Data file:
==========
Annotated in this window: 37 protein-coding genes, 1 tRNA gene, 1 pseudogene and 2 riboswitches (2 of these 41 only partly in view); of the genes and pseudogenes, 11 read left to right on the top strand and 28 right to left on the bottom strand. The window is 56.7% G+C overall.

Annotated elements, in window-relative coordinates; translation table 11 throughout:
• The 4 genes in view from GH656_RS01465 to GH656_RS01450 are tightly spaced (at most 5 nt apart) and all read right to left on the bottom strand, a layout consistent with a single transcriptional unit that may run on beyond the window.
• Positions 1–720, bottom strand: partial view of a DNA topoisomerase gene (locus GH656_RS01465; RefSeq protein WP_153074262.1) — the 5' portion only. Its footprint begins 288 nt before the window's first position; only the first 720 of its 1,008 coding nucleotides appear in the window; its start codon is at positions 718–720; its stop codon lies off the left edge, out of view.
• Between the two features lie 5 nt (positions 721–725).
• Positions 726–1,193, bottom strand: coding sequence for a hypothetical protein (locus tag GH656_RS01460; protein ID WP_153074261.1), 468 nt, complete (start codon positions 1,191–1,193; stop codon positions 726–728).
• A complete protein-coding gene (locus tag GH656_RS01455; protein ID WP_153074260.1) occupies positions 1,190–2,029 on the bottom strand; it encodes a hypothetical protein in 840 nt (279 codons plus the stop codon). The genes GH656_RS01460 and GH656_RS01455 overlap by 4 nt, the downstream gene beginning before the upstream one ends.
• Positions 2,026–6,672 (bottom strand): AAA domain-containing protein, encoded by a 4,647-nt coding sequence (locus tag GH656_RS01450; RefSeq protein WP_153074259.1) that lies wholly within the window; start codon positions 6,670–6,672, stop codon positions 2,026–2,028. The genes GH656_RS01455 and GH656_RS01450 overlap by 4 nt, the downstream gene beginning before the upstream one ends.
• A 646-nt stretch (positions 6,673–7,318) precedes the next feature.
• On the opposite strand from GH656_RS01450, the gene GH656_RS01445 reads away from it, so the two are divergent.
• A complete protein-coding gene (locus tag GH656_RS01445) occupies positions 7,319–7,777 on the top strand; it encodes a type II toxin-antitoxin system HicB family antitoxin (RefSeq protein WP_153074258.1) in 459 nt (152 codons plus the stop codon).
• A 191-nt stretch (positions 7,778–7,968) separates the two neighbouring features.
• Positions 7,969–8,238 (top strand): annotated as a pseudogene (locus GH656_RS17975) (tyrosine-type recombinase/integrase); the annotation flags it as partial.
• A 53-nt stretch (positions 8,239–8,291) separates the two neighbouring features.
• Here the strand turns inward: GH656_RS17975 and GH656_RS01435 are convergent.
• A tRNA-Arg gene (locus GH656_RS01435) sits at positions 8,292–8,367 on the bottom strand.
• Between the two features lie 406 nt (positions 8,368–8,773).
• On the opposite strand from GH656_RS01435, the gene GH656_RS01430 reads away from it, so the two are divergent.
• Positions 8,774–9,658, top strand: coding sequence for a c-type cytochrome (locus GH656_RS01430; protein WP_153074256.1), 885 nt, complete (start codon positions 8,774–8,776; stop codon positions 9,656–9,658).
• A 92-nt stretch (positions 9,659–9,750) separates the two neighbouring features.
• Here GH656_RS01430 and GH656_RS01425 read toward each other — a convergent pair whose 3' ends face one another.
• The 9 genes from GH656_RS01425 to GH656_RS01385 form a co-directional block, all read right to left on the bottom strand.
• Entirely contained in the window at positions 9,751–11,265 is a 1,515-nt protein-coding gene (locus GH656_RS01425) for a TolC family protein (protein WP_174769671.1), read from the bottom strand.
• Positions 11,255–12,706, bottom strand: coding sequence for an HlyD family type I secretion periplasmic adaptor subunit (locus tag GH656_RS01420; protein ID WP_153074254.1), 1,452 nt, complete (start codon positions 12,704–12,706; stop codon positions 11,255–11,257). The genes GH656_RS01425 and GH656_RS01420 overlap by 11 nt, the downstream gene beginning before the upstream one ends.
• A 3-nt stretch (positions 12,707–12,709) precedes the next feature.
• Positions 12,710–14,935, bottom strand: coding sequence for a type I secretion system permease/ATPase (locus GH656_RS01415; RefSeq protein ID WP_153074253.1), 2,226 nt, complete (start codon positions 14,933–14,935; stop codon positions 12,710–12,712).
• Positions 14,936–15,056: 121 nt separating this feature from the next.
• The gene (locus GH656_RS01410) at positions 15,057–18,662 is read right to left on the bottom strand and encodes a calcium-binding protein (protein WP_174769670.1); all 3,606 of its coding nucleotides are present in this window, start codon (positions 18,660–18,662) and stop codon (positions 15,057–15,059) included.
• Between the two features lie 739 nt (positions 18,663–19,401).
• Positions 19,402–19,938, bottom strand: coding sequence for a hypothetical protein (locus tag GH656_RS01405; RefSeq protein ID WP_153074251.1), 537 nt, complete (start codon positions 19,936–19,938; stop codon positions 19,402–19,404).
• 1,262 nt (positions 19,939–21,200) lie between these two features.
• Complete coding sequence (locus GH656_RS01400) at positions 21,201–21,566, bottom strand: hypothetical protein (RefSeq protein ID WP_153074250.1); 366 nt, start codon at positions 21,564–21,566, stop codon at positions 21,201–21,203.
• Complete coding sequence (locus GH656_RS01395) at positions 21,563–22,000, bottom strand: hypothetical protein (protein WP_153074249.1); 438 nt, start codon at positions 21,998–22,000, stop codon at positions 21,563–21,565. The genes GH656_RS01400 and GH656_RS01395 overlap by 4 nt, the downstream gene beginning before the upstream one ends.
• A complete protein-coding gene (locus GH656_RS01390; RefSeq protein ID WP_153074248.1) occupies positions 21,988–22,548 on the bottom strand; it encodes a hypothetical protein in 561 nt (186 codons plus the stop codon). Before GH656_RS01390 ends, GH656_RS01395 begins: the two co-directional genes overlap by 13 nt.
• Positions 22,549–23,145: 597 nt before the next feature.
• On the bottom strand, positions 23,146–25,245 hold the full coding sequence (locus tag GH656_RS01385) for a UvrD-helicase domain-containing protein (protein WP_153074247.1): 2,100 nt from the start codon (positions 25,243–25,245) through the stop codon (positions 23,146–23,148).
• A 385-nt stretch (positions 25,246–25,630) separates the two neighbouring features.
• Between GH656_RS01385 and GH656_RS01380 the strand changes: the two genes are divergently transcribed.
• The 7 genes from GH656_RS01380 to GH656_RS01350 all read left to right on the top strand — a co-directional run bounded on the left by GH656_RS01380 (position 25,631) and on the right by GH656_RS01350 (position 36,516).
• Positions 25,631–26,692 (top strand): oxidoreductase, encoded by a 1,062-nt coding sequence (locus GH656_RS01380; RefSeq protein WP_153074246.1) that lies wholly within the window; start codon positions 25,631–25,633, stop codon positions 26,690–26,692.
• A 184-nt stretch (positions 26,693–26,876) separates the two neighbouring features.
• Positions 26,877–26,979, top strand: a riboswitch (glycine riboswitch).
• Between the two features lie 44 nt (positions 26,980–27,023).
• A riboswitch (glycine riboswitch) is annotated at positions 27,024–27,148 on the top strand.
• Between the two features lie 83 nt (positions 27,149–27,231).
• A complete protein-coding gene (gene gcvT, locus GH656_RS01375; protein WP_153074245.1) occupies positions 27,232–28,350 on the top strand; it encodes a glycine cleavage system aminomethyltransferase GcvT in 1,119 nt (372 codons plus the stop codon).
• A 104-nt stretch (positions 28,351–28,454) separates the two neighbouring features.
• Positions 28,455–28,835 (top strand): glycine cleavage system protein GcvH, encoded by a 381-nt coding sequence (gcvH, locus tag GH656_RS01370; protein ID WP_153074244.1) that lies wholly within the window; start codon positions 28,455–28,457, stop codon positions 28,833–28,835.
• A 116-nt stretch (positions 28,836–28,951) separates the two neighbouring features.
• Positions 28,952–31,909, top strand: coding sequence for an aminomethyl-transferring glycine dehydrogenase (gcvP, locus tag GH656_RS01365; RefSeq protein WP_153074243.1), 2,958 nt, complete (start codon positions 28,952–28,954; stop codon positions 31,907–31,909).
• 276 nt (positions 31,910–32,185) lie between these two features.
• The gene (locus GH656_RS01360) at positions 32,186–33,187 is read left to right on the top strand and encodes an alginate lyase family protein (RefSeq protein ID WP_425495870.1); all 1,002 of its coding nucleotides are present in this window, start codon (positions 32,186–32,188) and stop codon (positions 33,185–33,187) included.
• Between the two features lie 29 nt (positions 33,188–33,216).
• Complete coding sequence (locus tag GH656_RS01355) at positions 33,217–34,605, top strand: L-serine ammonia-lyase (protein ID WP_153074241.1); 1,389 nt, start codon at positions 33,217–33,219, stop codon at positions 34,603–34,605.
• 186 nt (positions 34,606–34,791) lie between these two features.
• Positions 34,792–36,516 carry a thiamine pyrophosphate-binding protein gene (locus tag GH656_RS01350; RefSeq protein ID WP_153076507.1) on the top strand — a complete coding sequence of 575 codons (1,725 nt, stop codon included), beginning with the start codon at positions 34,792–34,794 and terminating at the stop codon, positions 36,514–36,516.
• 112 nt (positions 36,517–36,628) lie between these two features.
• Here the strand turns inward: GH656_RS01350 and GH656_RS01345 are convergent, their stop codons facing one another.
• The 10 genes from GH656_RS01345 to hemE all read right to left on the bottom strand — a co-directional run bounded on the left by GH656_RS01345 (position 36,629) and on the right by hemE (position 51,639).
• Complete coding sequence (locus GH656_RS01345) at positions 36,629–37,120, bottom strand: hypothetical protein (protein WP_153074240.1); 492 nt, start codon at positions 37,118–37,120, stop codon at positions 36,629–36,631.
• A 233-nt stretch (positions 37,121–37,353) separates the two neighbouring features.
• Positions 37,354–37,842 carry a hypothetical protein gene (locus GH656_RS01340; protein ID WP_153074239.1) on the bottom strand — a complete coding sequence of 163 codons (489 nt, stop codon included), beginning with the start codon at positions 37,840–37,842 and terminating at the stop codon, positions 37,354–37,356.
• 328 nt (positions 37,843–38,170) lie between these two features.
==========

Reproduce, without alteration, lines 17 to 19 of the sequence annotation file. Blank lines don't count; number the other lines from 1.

• Between the two features lie 406 nt (positions 8,368–8,773).
• On the opposite strand from GH656_RS01435, the gene GH656_RS01430 reads away from it, so the two are divergent.
• Positions 8,774–9,658, top strand: coding sequence for a c-type cytochrome (locus GH656_RS01430; protein WP_153074256.1), 885 nt, complete (start codon positions 8,774–8,776; stop codon positions 9,656–9,658).